Station Rotation Model: Grouping Strategies

The Station Rotation Model is a blended learning model where students rotate through a series of online and offline stations. This model is an easier shift for elementary teachers who are already use learning stations with students. Unfortunately, most secondary teachers do not learn how to design lessons using stations in credential school. Most of us are still be trained to teach using a whole group lesson model, so reimagining a lesson to rotate students through a series of stations feels daunting. That said, there are clear advantages to using this model at the secondary level. It makes it possible for secondary teachers to:

  • Create smaller learning communities within the larger class.
  • Maximize limited technology since they do not need a device for every student.
  • Work directly with small groups of students.
  • Shift the focus from them to their students.

When I train teachers on the Station Rotation Model, they are quick to ask how I group my students. I tell them that I use multiple grouping strategies. I create groups based on:

  • Reading level
  • Writing level
  • Interests
  • Strengths in a group dynamic
  • Expressed learning preference
  • Random

Mixing it up is key! The grouping strategy should make sense for the specific lesson. Unfortunately, more often than not teachers place students skill level groups and leave them there indefinitely. Kids are smart. It doesn’t take them long to figure out what their group means. I worry about how this will impact their self-esteem and their feelings about themselves as learners.

Use Google Sheets to Keep Track of Your Groups

I know that creating groups is time-consuming, so I wanted to share the strategy I use to organize my groups.

  1. I create a Google Sheet for the school year labeled “2018-2019 Grouping Strategies.”
  2. I create a sheet for each of my classes. (See bottom of the Google Sheet to create additional “sheets” or pages.)
  3. I copy and paste student names in the A column of each sheet.
  4. Each column after the students’ names becomes a grouping strategy. As I gather information about their reading and writing levels, personalities, interests, etc. I create groups accordingly.
  5. I also use a random group generator to spit out groups when I don’t think the lesson will benefit from a particular grouping strategy. Here are some random group generator tools. If my random group generator spits out a great collection of groups, I capture those in my spreadsheet too!

I love not having to recreate groups every time I create a lesson. I also don’t think my students have any idea how they are being grouped because the groups change constantly.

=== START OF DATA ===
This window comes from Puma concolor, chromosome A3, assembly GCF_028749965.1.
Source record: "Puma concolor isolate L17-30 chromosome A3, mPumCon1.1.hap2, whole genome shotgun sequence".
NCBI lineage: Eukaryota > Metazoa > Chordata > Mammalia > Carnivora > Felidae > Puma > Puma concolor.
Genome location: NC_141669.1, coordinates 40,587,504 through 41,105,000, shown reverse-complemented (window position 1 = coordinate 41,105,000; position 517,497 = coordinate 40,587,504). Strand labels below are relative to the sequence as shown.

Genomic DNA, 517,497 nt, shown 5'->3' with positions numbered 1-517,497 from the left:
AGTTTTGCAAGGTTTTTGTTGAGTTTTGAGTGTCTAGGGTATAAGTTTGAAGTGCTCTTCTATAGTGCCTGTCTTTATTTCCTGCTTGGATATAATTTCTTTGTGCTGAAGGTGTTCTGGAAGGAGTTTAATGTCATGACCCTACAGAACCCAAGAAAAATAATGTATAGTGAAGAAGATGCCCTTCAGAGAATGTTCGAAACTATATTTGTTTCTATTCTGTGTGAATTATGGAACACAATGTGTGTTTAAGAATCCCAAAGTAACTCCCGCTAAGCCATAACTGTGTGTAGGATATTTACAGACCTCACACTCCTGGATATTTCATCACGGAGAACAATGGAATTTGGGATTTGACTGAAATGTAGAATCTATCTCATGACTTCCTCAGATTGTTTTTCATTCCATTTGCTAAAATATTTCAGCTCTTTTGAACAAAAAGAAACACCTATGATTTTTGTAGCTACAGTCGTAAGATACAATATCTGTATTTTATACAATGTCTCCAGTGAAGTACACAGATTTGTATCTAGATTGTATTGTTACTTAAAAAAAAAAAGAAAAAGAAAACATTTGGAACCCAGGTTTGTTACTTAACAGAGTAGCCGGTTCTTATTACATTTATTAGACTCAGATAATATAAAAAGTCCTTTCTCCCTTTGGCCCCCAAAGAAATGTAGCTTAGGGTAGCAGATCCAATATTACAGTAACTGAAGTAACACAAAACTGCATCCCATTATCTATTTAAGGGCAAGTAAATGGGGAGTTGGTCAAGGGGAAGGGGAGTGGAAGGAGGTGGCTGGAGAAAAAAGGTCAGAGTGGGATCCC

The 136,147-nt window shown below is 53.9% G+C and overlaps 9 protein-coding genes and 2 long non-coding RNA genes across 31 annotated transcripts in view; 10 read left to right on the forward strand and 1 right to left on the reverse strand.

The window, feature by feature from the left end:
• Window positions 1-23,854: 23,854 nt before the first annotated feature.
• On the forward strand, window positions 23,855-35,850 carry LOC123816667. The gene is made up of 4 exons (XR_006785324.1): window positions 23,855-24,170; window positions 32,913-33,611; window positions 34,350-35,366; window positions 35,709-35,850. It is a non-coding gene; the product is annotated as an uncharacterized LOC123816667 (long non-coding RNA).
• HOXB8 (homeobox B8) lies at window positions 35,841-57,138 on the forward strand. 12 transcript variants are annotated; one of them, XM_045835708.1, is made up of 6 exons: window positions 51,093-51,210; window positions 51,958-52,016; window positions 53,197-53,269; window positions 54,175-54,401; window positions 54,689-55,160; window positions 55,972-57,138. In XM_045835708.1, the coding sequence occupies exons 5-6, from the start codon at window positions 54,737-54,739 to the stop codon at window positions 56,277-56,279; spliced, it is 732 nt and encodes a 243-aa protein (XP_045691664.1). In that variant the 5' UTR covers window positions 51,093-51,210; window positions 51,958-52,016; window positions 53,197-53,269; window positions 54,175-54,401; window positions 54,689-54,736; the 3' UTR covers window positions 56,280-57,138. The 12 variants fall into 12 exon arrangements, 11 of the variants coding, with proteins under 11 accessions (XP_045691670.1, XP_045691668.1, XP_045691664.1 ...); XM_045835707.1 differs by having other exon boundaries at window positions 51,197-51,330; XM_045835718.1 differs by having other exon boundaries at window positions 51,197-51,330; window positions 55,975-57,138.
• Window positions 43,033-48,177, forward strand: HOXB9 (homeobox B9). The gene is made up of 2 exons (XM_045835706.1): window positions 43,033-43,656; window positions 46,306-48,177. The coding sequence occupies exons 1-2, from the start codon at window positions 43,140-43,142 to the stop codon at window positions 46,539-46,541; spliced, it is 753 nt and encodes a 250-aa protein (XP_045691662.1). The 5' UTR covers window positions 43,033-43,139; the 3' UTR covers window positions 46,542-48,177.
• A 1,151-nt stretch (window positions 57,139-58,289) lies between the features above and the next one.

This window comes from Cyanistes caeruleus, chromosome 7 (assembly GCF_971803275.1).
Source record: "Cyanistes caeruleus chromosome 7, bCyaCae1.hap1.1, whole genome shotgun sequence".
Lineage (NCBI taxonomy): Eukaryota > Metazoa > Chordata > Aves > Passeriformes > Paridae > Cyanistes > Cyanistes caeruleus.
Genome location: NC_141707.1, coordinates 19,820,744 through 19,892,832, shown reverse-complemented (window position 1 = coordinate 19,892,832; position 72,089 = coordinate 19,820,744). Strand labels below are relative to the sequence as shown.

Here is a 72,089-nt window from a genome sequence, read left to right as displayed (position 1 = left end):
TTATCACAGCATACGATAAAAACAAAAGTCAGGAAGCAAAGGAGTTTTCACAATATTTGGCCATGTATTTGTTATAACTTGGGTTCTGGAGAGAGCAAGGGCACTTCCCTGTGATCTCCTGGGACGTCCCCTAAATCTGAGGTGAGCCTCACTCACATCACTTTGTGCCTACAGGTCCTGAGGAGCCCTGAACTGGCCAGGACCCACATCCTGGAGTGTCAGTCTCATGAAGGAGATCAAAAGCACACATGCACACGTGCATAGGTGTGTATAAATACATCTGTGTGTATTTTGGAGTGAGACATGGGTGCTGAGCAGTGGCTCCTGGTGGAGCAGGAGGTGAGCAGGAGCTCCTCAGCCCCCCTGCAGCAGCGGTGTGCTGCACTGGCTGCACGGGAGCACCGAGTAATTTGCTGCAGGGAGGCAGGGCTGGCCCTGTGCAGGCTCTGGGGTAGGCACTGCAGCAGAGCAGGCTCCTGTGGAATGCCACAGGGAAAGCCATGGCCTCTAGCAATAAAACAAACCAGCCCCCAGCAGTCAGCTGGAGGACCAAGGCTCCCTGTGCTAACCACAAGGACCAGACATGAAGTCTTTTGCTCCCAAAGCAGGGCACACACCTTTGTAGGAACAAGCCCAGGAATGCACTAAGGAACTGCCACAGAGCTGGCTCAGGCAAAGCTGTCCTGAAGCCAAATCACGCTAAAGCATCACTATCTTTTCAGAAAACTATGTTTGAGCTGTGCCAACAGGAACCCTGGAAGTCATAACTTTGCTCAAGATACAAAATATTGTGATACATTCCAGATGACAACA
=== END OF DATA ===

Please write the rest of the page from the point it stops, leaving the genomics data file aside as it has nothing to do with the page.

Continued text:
Stealth Grouping

Once I’ve designed a Station Rotation Lesson, I select the grouping strategy that makes the most sense given the objectives of the lesson. If I am focusing on writing thesis statements in my teacher-led station, then I will break students up by writing level so I can tailor my instruction and scaffolding to each group. If students are working collaboratively at one station, I might group them by strengths in a group dynamic, so I do not have all of my type A students in one group. If I want to offer a differentiated reading station, then I might group them by reading level. The key is to match the grouping strategy with the lesson.

Then as my students walk in the room, I put a small colored post-it note on their desk. That post-it note signals that we are doing a Station Rotation. They grab their post-it and go to the corresponding station. I do not tell them what the different colors mean, and I change the colors up so there isn’t any pattern.

Hopefully, these simple strategies will help teachers using the Station Rotation Model to think about how they are grouping students. If you have other strategies you use that you think might save other teachers time, please post a comment and share!

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4 Responses to Station Rotation Model: Grouping Strategies

  1. Earon Sheats says:

    Homogenous groups(Like thinkers)work great for productive struggle type activities. I find that students are more actively engaged in learning with this arrangement. As learners “master” concepts or need more rigor, the homogenous groups can be adjusted. Love the article…even for middle school! Thanks for sharing!

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  4. Jonathan says:

    Thank you for this great article! Even as a high school teacher with both Honors and Academic level courses on my schedule, I use various grouping strategies and have long used learning centers/stations in my classes. In my Academic level courses which vary widely in terms of abilities, talents, & interests, I took greater care in the assigning of students into various groups. Recently, I picked up some Honors level classes, and while the gaps in reading & writing abilities are not as great, strategically grouping them based on other factors has yielded tremendous results with these students as well.

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